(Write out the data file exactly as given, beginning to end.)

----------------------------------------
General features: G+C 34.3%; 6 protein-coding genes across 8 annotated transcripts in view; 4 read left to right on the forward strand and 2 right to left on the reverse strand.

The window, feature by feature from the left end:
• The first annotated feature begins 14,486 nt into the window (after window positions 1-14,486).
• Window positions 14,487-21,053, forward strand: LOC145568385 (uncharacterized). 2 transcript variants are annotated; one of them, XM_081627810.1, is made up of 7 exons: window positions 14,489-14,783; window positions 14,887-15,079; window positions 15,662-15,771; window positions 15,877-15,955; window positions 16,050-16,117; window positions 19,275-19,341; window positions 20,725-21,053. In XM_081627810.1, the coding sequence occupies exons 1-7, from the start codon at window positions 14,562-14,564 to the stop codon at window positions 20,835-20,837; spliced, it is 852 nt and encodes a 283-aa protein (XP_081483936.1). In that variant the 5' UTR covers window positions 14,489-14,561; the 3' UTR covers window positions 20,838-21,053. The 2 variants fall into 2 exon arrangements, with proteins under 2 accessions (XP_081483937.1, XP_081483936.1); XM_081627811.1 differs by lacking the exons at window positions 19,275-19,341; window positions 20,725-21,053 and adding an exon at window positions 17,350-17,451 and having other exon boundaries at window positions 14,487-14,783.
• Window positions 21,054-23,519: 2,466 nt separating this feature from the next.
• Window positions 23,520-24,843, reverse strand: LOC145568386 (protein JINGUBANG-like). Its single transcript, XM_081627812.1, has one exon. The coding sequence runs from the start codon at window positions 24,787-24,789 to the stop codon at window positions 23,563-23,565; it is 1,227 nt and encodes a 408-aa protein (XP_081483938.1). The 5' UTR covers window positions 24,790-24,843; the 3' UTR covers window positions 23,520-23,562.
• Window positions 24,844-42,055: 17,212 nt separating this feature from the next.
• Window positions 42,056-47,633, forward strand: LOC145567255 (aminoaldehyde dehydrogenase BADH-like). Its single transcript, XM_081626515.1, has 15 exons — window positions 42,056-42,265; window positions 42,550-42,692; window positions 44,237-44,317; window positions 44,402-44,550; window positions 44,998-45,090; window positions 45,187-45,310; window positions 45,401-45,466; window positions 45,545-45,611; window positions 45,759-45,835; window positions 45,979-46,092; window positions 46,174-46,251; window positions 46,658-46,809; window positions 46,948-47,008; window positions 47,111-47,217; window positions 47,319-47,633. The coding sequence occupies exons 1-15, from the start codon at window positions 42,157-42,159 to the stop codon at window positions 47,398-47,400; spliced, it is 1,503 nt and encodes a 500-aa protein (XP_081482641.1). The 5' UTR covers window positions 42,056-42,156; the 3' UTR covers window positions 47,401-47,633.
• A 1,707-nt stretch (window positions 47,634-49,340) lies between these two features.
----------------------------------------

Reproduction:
General features: G+C 34.3%; 6 protein-coding genes across 8 annotated transcripts in view; 4 read left to right on the forward strand and 2 right to left on the reverse strand.

The window, feature by feature from the left end:
• The first annotated feature begins 14,486 nt into the window (after window positions 1-14,486).
• Window positions 14,487-21,053, forward strand: LOC145568385 (uncharacterized). 2 transcript variants are annotated; one of them, XM_081627810.1, is made up of 7 exons: window positions 14,489-14,783; window positions 14,887-15,079; window positions 15,662-15,771; window positions 15,877-15,955; window positions 16,050-16,117; window positions 19,275-19,341; window positions 20,725-21,053. In XM_081627810.1, the coding sequence occupies exons 1-7, from the start codon at window positions 14,562-14,564 to the stop codon at window positions 20,835-20,837; spliced, it is 852 nt and encodes a 283-aa protein (XP_081483936.1). In that variant the 5' UTR covers window positions 14,489-14,561; the 3' UTR covers window positions 20,838-21,053. The 2 variants fall into 2 exon arrangements, with proteins under 2 accessions (XP_081483937.1, XP_081483936.1); XM_081627811.1 differs by lacking the exons at window positions 19,275-19,341; window positions 20,725-21,053 and adding an exon at window positions 17,350-17,451 and having other exon boundaries at window positions 14,487-14,783.
• Window positions 21,054-23,519: 2,466 nt separating this feature from the next.
• Window positions 23,520-24,843, reverse strand: LOC145568386 (protein JINGUBANG-like). Its single transcript, XM_081627812.1, has one exon. The coding sequence runs from the start codon at window positions 24,787-24,789 to the stop codon at window positions 23,563-23,565; it is 1,227 nt and encodes a 408-aa protein (XP_081483938.1). The 5' UTR covers window positions 24,790-24,843; the 3' UTR covers window positions 23,520-23,562.
• Window positions 24,844-42,055: 17,212 nt separating this feature from the next.
• Window positions 42,056-47,633, forward strand: LOC145567255 (aminoaldehyde dehydrogenase BADH-like). Its single transcript, XM_081626515.1, has 15 exons — window positions 42,056-42,265; window positions 42,550-42,692; window positions 44,237-44,317; window positions 44,402-44,550; window positions 44,998-45,090; window positions 45,187-45,310; window positions 45,401-45,466; window positions 45,545-45,611; window positions 45,759-45,835; window positions 45,979-46,092; window positions 46,174-46,251; window positions 46,658-46,809; window positions 46,948-47,008; window positions 47,111-47,217; window positions 47,319-47,633. The coding sequence occupies exons 1-15, from the start codon at window positions 42,157-42,159 to the stop codon at window positions 47,398-47,400; spliced, it is 1,503 nt and encodes a 500-aa protein (XP_081482641.1). The 5' UTR covers window positions 42,056-42,156; the 3' UTR covers window positions 47,401-47,633.
• A 1,707-nt stretch (window positions 47,634-49,340) lies between these two features.